For the past few weeks, billboard posters across Doha have promoted the International Climate talks with the '< 2°C' logo - a reference to the ambition of maintaining average global temperatures less than 2 degrees centigrade above pre-industrial levels.
Given current CO2-equivalent emissions, and the rapid economic growth in developing countries, many now suggest the 2 degrees Celsius goal is proving increasingly unlikely. Within this far reaching agenda, greater than 2 degrees might also prove a critical, and perhaps equally challenging target.
The talks took place in the type of desert urban environment that should sharply focus our attention on the energy intensive methods for cooling buildings which have become common place across the world today.
In Doha, as it is in Australia and much of the world, the "standard" temperature for office spaces has become 22 degrees Celsius. Shopping malls are invariably cooled to lower temperatures in a climate where even small increments greater than 22 degrees can make a dramatic difference to the amount of energy required for air-conditioning the country's buildings.
In less than a generation, air-conditioning has allowed life on the edge of the desert to become far more comfortable. But as cities across the Gulf continue to expand and build rapidly, the cooling of indoor spaces is a major contributor to energy consumption patterns that far exceed per capita levels in most other parts of the world.
In recent summers, with outdoor temperatures reaching 45 degrees or more, electricity production across the Gulf has barely kept up, with significant outages occurring across a number of GCC states.
Given that some estimate air-conditioning now accounts for around 70 per cent of built environment electricity consumption, it is not surprising that Kuwait, UAE and Qatar have all featured in the top ten of electricity consumers per capita, as ranked by the International Energy Agency.
But in Qatar a number of important initiatives are now addressing the challenge of reducing the carbon footprint of buildings. Much like Soviet style central heating, Qatar Cool now pumps chilled water from a centralised cooling plant via a network of pipes to commercial, industrial and residential buildings. Operating efficiencies and reduced costs are among the proclaimed benefits.
Similarly, the Gulf Organisation for Research & Development has been set up with the remit of developing more environmentally responsible construction and design practices for both Qatar and the Gulf region. In recent years, a number of buildings have also achieved either Gold or Platinum LEED certification, an internationally recognised system developed by the US Green Building Council.
But in what is a distinctly different approach, Doha's Msheireb project, a $5.5 billion urban development program, looks beyond the now familiar supply side, high-tech approach to sustainability by revisiting Qatar's cultural past as a platform for a design principle that uses traditional, low carbon approaches to indoor, outdoor living.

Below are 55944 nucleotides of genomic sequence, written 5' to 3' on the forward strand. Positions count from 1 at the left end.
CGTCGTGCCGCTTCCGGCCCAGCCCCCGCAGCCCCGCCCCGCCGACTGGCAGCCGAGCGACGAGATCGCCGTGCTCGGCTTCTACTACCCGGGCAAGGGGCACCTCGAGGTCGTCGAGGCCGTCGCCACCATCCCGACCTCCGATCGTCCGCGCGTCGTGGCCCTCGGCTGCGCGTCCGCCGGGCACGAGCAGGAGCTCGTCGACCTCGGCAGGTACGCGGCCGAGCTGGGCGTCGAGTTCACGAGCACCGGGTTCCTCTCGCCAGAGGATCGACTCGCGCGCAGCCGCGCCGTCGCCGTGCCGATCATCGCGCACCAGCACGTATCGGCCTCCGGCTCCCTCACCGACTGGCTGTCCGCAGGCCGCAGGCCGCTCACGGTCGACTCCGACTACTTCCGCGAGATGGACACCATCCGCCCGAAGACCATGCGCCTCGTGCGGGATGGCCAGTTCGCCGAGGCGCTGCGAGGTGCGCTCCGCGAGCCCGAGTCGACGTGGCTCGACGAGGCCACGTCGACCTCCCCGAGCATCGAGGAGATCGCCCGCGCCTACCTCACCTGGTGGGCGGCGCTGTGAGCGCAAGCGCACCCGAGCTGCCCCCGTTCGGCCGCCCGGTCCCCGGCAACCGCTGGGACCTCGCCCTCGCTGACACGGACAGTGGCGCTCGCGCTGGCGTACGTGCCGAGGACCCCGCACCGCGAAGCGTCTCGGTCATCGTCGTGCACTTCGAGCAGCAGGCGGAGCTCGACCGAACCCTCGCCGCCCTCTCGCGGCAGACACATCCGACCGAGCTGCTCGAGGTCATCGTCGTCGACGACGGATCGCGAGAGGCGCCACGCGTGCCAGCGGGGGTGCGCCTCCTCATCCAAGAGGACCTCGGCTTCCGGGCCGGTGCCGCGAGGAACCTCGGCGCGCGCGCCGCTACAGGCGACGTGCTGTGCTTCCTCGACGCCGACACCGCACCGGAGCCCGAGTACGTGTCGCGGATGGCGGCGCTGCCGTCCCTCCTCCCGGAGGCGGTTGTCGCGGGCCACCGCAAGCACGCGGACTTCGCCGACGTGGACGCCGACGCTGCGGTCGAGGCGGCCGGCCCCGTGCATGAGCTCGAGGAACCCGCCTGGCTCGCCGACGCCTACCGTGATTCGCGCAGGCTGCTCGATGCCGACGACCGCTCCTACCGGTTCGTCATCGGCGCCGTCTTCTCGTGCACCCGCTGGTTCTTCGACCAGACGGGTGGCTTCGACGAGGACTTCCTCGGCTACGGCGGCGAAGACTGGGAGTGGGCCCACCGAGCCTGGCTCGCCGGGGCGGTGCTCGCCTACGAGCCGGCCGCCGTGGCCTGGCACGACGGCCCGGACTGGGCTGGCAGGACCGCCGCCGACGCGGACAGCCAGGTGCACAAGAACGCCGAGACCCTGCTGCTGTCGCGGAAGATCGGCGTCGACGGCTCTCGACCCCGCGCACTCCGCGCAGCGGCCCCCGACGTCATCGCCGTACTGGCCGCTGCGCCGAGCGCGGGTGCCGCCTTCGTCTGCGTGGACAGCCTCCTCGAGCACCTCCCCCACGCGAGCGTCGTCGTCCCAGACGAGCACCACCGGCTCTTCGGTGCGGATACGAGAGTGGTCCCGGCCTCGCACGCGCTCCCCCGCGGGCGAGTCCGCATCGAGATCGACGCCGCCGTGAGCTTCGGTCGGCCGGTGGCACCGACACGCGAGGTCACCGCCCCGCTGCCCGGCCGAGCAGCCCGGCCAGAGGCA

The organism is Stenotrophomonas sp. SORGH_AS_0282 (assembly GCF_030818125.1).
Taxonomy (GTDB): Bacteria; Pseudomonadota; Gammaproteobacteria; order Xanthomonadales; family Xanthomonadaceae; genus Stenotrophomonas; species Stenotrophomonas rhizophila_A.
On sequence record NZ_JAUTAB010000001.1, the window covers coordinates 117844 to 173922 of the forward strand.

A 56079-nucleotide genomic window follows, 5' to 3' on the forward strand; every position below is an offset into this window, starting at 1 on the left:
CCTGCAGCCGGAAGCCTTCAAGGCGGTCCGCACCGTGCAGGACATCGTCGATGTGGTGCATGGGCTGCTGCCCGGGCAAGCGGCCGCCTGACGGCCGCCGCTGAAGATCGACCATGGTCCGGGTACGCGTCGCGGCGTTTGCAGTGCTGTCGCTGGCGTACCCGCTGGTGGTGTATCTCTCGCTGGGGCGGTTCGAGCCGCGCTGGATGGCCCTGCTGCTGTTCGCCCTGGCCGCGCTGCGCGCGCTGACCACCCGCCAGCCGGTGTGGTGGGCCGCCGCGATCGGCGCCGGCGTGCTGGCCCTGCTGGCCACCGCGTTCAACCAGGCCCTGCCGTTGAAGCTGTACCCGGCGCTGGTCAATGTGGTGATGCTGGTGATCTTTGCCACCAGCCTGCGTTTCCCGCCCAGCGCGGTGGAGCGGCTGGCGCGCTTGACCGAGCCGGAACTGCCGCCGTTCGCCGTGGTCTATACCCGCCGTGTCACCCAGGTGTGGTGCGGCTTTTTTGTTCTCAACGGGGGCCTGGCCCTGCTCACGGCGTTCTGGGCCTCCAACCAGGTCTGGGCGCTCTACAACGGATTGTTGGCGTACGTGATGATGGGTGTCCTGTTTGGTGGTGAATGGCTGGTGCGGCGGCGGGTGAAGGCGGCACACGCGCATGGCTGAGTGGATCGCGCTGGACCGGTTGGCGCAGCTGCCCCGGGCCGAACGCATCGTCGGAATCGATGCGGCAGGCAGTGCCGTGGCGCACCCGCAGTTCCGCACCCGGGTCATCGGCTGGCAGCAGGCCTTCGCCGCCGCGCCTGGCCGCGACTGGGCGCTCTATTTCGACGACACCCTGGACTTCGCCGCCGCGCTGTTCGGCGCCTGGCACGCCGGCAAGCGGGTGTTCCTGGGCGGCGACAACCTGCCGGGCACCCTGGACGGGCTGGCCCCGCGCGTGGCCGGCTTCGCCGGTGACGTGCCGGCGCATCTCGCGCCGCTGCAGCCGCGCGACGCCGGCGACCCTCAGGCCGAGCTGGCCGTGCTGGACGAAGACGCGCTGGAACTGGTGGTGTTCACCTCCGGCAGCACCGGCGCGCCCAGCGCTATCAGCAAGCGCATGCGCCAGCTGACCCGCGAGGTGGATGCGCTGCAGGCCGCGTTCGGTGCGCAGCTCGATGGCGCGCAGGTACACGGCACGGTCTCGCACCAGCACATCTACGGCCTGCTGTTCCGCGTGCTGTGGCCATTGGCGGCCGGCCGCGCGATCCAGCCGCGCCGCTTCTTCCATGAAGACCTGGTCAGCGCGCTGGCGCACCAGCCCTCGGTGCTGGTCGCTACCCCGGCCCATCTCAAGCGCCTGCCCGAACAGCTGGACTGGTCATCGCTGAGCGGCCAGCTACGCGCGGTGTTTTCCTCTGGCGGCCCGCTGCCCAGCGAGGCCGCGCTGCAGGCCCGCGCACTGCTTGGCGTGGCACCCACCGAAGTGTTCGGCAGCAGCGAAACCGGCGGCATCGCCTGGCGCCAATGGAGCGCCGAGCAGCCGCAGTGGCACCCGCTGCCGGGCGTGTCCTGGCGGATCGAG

Tradition-based climate responsive designs and materials, together with shade catchers, cooling water, vegetation and various fanning devices are among the strategies being deployed to help reduce reliance on energy intensive methods of cooling.
Where this ambitious venture, due for completion sometime around 2016, becomes particularly intriguing though is the way it raises important questions about the norms and standards which have coalesced around bodily comfort. It promises to offer an alternative to the thermal monotony of indoor spaces that is now prevalent in cities across tropical and sub-tropical regions today.
As summer approaches in Australia, such questions once again become prescient. For multiple reasons the topic of air conditioning rarely gets the critical attention it warrants. While earth hours mark the switching off of lights across the office towers of our major cities, little or no public attention is given to the darkened spaces inside that are all too often cooled by inefficient HVAC systems that unnecessarily blanket whole floors with chilled air.
When I walk through Sydney's retail district, passing by numerous bins for recycling, I wonder why it is acceptable that entrances to shops and malls blast out chilled air, seemingly oblivious about their wasteful use of energy. And why is it that millions of office workers now work in spaces where they have little or no control over their thermal envelope, due to the installation of centrally controlled systems?
Air conditioning is one of those areas where the ability for people to make choices, or to enact a desire to live more sustainably has been severely comprised, if not removed entirely.
Myriad challenges face us if we are to counter current trajectories concerning air conditioning usage, and leaving it to the architectural profession alone will never be enough. A public debate needs to be opened up concerning AC, such that we can reduce our dependency on the air conditioner, reduce/penalise wastage, and create more flexible thermal envelopes that respond to, and build on, local climatic and cultural conditions.
Our norms and expectations about comfort and how these reflect and create daily habits are pivotal here, and altering these is the critical path to change.
But increasing numbers of Australians now spend much of their day working, being entertained and even sleeping in spaces where their sense of comfort has been predetermined by someone else or by some international standard.
If Australia is to address the environmental consequences of air conditioning in a meaningful way, the new brown economy of desert heritage that is emerging in places like Doha might well provide an unlikely source of insight for going green.